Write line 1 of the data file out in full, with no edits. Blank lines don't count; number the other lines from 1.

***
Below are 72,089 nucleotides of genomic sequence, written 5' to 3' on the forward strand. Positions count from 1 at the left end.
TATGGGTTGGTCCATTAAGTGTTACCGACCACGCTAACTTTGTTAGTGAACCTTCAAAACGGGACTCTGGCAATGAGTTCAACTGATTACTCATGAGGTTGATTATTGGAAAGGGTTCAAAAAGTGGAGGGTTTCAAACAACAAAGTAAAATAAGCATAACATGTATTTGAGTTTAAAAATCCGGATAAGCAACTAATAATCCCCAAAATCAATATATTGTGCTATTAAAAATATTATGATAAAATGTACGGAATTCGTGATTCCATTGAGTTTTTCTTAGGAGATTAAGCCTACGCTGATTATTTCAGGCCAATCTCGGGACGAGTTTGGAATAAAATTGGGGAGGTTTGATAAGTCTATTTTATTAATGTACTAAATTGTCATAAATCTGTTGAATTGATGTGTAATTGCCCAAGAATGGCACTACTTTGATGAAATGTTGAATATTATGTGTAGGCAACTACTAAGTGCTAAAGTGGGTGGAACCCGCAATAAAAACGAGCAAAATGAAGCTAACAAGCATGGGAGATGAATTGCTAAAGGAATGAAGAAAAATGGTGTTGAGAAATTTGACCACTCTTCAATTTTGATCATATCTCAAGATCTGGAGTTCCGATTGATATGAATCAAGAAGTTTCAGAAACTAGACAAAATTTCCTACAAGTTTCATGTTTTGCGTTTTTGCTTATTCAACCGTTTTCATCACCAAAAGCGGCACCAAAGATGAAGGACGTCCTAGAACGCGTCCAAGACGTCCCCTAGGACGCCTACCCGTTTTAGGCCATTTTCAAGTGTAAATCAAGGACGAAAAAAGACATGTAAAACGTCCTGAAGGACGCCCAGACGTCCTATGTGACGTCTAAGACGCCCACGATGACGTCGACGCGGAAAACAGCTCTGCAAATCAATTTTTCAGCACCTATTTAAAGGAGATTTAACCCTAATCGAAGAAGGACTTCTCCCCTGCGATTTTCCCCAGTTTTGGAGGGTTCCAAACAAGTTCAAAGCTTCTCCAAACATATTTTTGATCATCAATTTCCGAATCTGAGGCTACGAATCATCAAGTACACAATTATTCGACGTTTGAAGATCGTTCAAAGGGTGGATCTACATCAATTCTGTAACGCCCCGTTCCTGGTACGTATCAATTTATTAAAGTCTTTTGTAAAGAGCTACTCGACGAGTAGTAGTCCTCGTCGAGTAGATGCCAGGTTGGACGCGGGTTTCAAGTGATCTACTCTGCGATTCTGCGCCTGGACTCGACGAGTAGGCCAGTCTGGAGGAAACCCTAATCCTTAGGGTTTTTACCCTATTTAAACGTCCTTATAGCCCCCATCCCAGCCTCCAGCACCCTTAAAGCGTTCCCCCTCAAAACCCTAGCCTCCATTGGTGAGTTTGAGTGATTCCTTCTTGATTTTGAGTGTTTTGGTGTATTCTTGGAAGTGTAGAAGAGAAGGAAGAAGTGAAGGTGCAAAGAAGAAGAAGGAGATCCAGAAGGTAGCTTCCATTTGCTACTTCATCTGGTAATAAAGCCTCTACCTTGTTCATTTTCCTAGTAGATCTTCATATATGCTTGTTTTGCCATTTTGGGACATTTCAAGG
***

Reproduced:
Below are 72,089 nucleotides of genomic sequence, written 5' to 3' on the forward strand. Positions count from 1 at the left end.